is a black wine grape whose name is derived from the French words for ‘pine’ and ‘black’, alluding to the vine’s tightly clustered purple pine cone-shaped bunches of fruit. Pinot Noir grapes are grown around the world, mostly in cooler regions, but the grape is chiefly associated with the Burgundy
region of France
. It is widely considered to produce some of the finest wines in the world, but it is a difficult variety to cultivate and vinify.
To produce fine wines, Pinot Noir needs warm days, cool nights and a long, even growing period. If the grape receives too little heat in the growing season, its wines are thin and pale. Conversely, if the growing season is too warm, the wines have an overripe, ‘cooked’ flavor. The grape is a little like a petulant child, it doesn't like it too wet, too windy, too cold or too hot, it despises frost and can get 'burnt' if exposed to too much sunshine. The bunches are small and very tight so if one grape is affected by rot it spreads quickly throughout the bunch. Traditionally the French believed only they had the correct terroir
to produce Pinot Noir well but advances in vineyard management and winemaking techniques have made it more approachable the world over.
Pinot Noir causes more discussions and disputes in the wine world than any other grape variety. Most of this debate centers around which style best represents the ‘true’ Pinot Noir character. A Pinot Noir wine from Central Otago in New Zealand is very different to one from Pommard
in Burgundy, even to the untrained palate. Domaine Parigot Pommard 'Clos de la Channier' 1er Cru Pommard
is a great example of the latter style and yet both are unmistakably, unquestionably Pinot Noir. It is this strength of character that has made Pinot Noir such a successful grape variety. While Cabernet Sauvignon can be relied on to give good yields and make acceptable quality wine, Pinot is decidedly fussier, making either watery and acidic wines or some of the richest, most intensely perfumed wines on earth. Of all grape varieties Pinot Noir is the one that expresses it's surroundings the most. It can be planted on different soils and will taste slightly different, hence why the best reds from Burgundy can be produced a stones throw apart but display their own idiosyncratic nuances.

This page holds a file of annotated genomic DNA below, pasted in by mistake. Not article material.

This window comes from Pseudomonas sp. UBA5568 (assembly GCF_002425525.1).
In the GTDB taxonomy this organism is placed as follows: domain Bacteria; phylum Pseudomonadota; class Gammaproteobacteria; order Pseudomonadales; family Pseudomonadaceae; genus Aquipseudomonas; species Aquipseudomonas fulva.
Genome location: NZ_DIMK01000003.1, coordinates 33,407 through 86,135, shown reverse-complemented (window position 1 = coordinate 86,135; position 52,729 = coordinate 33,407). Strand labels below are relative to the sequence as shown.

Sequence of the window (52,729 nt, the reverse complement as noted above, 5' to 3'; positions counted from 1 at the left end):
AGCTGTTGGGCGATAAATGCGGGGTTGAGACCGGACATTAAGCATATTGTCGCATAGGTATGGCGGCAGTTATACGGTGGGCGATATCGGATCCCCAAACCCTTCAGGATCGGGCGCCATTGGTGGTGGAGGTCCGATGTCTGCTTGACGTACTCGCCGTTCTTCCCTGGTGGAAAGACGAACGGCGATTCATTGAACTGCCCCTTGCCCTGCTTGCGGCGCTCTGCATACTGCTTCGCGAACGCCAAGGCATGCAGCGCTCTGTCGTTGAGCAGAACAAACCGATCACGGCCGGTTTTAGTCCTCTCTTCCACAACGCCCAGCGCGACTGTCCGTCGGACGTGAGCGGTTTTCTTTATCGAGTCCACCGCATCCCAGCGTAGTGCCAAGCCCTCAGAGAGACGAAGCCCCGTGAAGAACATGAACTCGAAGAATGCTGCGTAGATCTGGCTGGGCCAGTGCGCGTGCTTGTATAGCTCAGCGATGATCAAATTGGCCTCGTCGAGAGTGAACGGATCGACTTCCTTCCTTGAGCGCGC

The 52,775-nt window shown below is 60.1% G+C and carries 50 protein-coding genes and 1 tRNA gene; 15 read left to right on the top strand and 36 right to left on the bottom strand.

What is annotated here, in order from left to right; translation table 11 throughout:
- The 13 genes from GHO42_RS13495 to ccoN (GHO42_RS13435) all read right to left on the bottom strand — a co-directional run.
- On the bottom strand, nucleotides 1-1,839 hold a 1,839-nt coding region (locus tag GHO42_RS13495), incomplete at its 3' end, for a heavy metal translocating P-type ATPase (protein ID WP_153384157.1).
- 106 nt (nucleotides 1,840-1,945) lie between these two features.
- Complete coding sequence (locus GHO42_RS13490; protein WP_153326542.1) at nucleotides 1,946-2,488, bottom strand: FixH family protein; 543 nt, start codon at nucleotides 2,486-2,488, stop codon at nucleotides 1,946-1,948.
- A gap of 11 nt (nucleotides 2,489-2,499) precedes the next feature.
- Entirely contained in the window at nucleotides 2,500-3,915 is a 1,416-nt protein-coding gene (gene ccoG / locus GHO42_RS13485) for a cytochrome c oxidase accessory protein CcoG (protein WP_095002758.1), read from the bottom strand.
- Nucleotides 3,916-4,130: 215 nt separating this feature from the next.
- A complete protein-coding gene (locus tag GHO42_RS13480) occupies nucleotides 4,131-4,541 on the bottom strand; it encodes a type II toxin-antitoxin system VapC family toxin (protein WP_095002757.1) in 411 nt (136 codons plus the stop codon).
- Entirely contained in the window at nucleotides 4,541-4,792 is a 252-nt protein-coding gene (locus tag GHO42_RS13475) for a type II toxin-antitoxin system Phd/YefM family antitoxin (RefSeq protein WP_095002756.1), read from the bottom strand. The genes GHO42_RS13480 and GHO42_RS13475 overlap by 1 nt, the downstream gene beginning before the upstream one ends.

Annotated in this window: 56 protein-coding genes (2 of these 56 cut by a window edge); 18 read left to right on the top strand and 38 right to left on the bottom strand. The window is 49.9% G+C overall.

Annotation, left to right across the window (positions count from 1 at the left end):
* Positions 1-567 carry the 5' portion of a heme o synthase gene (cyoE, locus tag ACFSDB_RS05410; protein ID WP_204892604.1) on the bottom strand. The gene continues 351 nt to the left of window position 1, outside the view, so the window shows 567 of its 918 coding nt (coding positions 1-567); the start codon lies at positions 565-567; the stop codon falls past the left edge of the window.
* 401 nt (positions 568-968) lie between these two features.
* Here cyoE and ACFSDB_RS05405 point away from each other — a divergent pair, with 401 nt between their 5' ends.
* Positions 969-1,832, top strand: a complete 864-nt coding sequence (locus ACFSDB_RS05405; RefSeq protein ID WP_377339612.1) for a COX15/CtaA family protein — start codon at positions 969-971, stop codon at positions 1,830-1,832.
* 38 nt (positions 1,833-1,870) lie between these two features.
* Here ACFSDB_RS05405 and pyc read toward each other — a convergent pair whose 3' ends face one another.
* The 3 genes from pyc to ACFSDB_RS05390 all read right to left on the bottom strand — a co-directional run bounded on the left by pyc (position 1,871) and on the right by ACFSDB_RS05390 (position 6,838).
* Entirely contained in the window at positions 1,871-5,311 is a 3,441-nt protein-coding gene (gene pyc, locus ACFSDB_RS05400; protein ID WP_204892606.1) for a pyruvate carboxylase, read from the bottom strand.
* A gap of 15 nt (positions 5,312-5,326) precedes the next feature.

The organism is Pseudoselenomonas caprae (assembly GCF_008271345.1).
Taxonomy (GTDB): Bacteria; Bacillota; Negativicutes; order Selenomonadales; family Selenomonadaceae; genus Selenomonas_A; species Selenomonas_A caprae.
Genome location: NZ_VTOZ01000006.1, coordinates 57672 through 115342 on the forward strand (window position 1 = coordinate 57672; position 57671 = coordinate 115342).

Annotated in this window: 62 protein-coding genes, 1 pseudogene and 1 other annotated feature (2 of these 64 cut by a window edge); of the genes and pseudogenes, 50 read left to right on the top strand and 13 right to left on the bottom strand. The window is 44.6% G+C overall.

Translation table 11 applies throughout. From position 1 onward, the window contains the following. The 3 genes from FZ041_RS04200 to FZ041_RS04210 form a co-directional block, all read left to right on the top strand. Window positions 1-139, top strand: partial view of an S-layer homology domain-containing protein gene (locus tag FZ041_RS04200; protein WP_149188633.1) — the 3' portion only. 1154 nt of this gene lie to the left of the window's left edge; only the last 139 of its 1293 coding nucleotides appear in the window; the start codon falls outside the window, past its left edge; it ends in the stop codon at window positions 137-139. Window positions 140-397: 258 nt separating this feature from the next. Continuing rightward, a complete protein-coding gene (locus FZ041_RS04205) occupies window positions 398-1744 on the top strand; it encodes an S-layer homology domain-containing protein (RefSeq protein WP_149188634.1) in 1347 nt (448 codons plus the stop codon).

Pinot Noir produces a small crop, with low amounts of tannin and relatively high acid levels. The skin is very thin producing light-bodied wines that can be identified by their strong cherry and strawberry aromas and notes of undergrowth, savoury-ness, truffles and even farmyardy earthiness. Although Pinot Noir is typically used to make varietal red wines – such as those from the unique terroirs of Burgundy – in Champagne
, Pinot Noir is blended with Chardonnay and Pinot Meunier to create the region's famous sparkling wines. This successful blend has been adopted for sparkling wine production in regions as far apart as Alsace and Tasmania. The white juice is pressed straight out of the dark skins to produce white wines but if the skins are left in tact for a little while one can produce pink wine too. The grape is even used to make still white wines in eastern Italy.
The ageing potential for red Pinot Noir wines can range from 3 to 20 years, depending on the quality and style of the wine. This potential longevity combined with the low yields, tough viticulture and meticulous winemaking means Pinot Noirs can often command relatively high prices. The fact that Pinot Noir comes in all manner of styles and is very complex means it is very versatile with food. It is excellent with smoked or meaty fish, cheese, chicken/turkey, white meats, venison, game birds (particularly duck), mushrooms and roasted vegetables. Being a light style of wine it also lends itself to being served slightly cooler than one would normally serve red wine. In some parts of the world it is even served chilled to highlight the fresh quality of the fruit.